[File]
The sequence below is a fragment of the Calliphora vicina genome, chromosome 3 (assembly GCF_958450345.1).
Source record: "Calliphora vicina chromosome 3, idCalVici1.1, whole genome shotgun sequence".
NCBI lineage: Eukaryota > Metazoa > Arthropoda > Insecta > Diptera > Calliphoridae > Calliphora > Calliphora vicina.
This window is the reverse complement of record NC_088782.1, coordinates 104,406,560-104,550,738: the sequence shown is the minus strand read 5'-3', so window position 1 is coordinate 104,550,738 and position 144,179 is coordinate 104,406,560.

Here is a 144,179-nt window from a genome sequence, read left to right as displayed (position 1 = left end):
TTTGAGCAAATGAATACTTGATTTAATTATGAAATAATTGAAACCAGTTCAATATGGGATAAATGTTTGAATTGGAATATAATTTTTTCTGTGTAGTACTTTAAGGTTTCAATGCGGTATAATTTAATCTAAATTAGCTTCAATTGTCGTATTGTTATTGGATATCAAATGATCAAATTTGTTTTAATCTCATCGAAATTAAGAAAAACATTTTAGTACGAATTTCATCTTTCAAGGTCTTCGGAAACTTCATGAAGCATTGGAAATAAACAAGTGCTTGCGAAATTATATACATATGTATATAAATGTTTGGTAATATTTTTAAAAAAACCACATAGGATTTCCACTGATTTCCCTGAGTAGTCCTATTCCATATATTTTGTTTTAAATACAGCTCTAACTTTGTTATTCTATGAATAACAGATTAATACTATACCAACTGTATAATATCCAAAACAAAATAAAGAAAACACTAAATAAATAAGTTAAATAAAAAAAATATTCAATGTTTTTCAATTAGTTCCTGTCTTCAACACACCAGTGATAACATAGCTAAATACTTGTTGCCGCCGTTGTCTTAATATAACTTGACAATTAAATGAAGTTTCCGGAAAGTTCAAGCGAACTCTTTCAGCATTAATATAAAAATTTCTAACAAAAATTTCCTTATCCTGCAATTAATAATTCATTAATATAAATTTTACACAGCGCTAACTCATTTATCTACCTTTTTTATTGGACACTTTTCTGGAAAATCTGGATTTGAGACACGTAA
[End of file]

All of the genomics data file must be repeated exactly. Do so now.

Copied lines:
The sequence below is a fragment of the Calliphora vicina genome, chromosome 3 (assembly GCF_958450345.1).
Source record: "Calliphora vicina chromosome 3, idCalVici1.1, whole genome shotgun sequence".
NCBI lineage: Eukaryota > Metazoa > Arthropoda > Insecta > Diptera > Calliphoridae > Calliphora > Calliphora vicina.
This window is the reverse complement of record NC_088782.1, coordinates 104,406,560-104,550,738: the sequence shown is the minus strand read 5'-3', so window position 1 is coordinate 104,550,738 and position 144,179 is coordinate 104,406,560.

Here is a 144,179-nt window from a genome sequence, read left to right as displayed (position 1 = left end):
TTTGAGCAAATGAATACTTGATTTAATTATGAAATAATTGAAACCAGTTCAATATGGGATAAATGTTTGAATTGGAATATAATTTTTTCTGTGTAGTACTTTAAGGTTTCAATGCGGTATAATTTAATCTAAATTAGCTTCAATTGTCGTATTGTTATTGGATATCAAATGATCAAATTTGTTTTAATCTCATCGAAATTAAGAAAAACATTTTAGTACGAATTTCATCTTTCAAGGTCTTCGGAAACTTCATGAAGCATTGGAAATAAACAAGTGCTTGCGAAATTATATACATATGTATATAAATGTTTGGTAATATTTTTAAAAAAACCACATAGGATTTCCACTGATTTCCCTGAGTAGTCCTATTCCATATATTTTGTTTTAAATACAGCTCTAACTTTGTTATTCTATGAATAACAGATTAATACTATACCAACTGTATAATATCCAAAACAAAATAAAGAAAACACTAAATAAATAAGTTAAATAAAAAAAATATTCAATGTTTTTCAATTAGTTCCTGTCTTCAACACACCAGTGATAACATAGCTAAATACTTGTTGCCGCCGTTGTCTTAATATAACTTGACAATTAAATGAAGTTTCCGGAAAGTTCAAGCGAACTCTTTCAGCATTAATATAAAAATTTCTAACAAAAATTTCCTTATCCTGCAATTAATAATTCATTAATATAAATTTTACACAGCGCTAACTCATTTATCTACCTTTTTTATTGGACACTTTTCTGGAAAATCTGGATTTGAGACACGTAA